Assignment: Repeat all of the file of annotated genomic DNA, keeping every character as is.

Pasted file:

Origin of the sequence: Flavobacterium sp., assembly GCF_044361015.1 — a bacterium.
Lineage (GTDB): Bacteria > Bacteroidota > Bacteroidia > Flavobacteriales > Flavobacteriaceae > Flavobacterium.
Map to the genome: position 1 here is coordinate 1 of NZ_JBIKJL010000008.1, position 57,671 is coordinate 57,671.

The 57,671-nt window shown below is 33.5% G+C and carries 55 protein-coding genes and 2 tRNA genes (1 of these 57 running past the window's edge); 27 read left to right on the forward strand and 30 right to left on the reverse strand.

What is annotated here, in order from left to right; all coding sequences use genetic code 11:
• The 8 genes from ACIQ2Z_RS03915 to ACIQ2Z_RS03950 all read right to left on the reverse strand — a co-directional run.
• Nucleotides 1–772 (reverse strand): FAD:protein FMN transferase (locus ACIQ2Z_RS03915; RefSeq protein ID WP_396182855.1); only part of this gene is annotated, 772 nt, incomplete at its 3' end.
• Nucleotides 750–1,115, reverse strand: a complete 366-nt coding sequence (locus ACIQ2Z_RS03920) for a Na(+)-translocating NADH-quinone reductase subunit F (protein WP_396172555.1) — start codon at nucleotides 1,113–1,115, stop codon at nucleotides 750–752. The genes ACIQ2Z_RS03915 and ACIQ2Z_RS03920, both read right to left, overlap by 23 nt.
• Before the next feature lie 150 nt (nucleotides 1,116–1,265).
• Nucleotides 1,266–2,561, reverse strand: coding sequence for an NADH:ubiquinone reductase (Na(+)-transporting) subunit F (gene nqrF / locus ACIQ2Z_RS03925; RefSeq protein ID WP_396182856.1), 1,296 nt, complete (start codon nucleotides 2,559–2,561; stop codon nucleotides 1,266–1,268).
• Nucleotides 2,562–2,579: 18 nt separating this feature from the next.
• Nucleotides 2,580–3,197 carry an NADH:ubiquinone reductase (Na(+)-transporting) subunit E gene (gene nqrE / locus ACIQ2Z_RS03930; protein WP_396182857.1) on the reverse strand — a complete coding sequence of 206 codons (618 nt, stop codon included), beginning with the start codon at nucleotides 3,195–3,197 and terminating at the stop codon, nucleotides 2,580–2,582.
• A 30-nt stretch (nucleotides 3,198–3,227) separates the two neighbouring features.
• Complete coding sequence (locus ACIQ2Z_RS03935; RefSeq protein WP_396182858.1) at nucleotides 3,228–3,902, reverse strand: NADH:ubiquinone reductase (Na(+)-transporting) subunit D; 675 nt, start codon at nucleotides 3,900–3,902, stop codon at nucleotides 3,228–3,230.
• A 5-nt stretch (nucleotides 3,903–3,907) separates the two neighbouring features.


Origin of the sequence: Flavobacterium sp., assembly GCF_044361015.1 — a bacterium.
Lineage (GTDB): Bacteria > Bacteroidota > Bacteroidia > Flavobacteriales > Flavobacteriaceae > Flavobacterium.
Map to the genome: position 1 here is coordinate 1 of NZ_JBIKJL010000008.1, position 57,671 is coordinate 57,671.

The 57,671-nt window shown below is 33.5% G+C and carries 55 protein-coding genes and 2 tRNA genes (1 of these 57 running past the window's edge); 27 read left to right on the forward strand and 30 right to left on the reverse strand.

What is annotated here, in order from left to right; all coding sequences use genetic code 11:
• The 8 genes from ACIQ2Z_RS03915 to ACIQ2Z_RS03950 all read right to left on the reverse strand — a co-directional run.
• Nucleotides 1–772 (reverse strand): FAD:protein FMN transferase (locus ACIQ2Z_RS03915; RefSeq protein ID WP_396182855.1); only part of this gene is annotated, 772 nt, incomplete at its 3' end.
• Nucleotides 750–1,115, reverse strand: a complete 366-nt coding sequence (locus ACIQ2Z_RS03920) for a Na(+)-translocating NADH-quinone reductase subunit F (protein WP_396172555.1) — start codon at nucleotides 1,113–1,115, stop codon at nucleotides 750–752. The genes ACIQ2Z_RS03915 and ACIQ2Z_RS03920, both read right to left, overlap by 23 nt.
• Before the next feature lie 150 nt (nucleotides 1,116–1,265).
• Nucleotides 1,266–2,561, reverse strand: coding sequence for an NADH:ubiquinone reductase (Na(+)-transporting) subunit F (gene nqrF / locus ACIQ2Z_RS03925; RefSeq protein ID WP_396182856.1), 1,296 nt, complete (start codon nucleotides 2,559–2,561; stop codon nucleotides 1,266–1,268).
• Nucleotides 2,562–2,579: 18 nt separating this feature from the next.
• Nucleotides 2,580–3,197 carry an NADH:ubiquinone reductase (Na(+)-transporting) subunit E gene (gene nqrE / locus ACIQ2Z_RS03930; protein WP_396182857.1) on the reverse strand — a complete coding sequence of 206 codons (618 nt, stop codon included), beginning with the start codon at nucleotides 3,195–3,197 and terminating at the stop codon, nucleotides 2,580–2,582.
• A 30-nt stretch (nucleotides 3,198–3,227) separates the two neighbouring features.
• Complete coding sequence (locus ACIQ2Z_RS03935; RefSeq protein WP_396182858.1) at nucleotides 3,228–3,902, reverse strand: NADH:ubiquinone reductase (Na(+)-transporting) subunit D; 675 nt, start codon at nucleotides 3,900–3,902, stop codon at nucleotides 3,228–3,230.
• A 5-nt stretch (nucleotides 3,903–3,907) separates the two neighbouring features.